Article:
To Be a VillainMature

Story 'bout a villain who finds that out the hard way.

Revised October 2012.

When I started out, I spent a long time saving things from trees.  When people tell the story, it's always a cat.  I think the whole practice started in the south.  Cats matter more; they're living things.  And people would say puppies if they could, but puppies don't often climb trees.  

If you want big stories you have to do big story things.  There are only so many cat-and-tree incidents that a paper can write about.  But I guess if you do it for the paper, you're in the wrong business.

One time, I was sitting at the little corner bistro with those grilled million-cheese sandwiches, and the tv was switched to the news. They were showing videos of some crash, or explosion or something; whoever was piloting the helicopter didn’t understand that he could get a better view if he was outside the column of smoke. I waited to read the halting closed captioning to catch up. While the anchors grinned at some cat video, and while I began to resent cats, the captioning read that...Well, I forget exactly. Train derailed? No, a house-fire. I don't know, but I'll tell you about the plane crash.

I sloshed the rest of my coffee down my throat before pocketing my sandwich. A million cheeses don't come out cheap and that day I decided I'd be damned if I waited in that kind of line to leave it all on the table. Let me tell you, a scalded esophagus makes it hard to believe it's any better than just eating the money itself. Though, I'm sure my intestines don't appreciate exact change as much as I do.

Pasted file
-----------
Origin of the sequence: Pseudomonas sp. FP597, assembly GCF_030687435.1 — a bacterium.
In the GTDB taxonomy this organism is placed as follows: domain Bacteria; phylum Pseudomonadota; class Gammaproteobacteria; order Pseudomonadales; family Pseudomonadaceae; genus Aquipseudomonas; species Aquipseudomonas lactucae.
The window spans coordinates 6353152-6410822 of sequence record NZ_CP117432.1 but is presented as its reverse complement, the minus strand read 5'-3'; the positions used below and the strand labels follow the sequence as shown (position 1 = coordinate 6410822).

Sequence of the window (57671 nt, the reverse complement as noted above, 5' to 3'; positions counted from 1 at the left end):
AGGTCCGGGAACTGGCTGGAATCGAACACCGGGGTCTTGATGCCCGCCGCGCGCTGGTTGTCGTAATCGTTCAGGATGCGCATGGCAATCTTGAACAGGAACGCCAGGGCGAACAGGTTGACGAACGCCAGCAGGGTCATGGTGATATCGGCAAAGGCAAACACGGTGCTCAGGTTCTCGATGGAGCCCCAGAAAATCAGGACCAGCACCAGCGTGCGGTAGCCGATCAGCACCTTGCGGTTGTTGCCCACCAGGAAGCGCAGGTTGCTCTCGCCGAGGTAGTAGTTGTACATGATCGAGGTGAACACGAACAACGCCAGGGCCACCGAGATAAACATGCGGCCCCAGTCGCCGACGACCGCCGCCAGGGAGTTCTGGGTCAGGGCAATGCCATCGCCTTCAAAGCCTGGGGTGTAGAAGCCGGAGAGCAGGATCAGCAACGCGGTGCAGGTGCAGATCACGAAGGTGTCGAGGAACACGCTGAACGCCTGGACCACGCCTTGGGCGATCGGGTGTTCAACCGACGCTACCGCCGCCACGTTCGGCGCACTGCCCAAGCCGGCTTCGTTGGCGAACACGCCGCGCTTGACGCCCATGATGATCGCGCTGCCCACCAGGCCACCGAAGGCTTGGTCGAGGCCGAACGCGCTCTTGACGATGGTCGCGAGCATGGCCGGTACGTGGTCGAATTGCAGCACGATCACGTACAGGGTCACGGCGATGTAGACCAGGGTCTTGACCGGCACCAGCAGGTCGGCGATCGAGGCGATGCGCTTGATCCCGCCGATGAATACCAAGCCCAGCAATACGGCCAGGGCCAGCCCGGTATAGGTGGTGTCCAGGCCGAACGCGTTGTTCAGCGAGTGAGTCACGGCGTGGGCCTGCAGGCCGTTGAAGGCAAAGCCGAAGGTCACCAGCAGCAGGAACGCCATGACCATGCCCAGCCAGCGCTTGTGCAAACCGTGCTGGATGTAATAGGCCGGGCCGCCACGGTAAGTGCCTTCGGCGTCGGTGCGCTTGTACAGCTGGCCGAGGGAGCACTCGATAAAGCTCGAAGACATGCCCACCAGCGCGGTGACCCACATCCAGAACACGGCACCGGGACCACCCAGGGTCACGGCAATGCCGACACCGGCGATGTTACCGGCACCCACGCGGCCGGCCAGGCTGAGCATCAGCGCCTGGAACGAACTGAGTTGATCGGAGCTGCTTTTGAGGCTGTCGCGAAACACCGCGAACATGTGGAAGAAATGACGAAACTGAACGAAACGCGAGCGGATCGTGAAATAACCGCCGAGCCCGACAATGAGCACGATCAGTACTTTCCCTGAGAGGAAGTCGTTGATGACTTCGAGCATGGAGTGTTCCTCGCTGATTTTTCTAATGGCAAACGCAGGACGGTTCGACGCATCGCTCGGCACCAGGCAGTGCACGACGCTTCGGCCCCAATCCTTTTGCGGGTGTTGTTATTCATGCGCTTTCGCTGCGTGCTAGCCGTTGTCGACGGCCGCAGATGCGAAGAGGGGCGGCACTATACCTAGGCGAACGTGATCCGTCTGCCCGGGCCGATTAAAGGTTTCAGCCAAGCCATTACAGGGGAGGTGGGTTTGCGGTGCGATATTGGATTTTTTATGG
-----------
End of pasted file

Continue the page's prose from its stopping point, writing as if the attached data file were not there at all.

I flew down the highway, passing at least one cop. I think I went fast enough by him that he gave up the chase before it started. I respect his ability to prioritize. The smoke appeared to my left, but I had to give up on my Garmin because it refused to let me know where to go unless it was in the loop too. I know now that there was a more direct route, but making a U-turn would have put me in a sour mood.

When I got to the site, there were more cops so I played it cool. They don't really take kindly to non-cops. I could see the firefighters were making slow work of the wreckage. They were at that point of having to consider endangering their lives and making heavy decisions. Heroism stuff.

The plane had been split in two, lying a good distance apart, but close enough to be considered a single disaster area. One part had the majority of the passengers, and other was about to explode. One options weighed a lot more so I went for it. I hadn't gotten to eat my sandwich yet.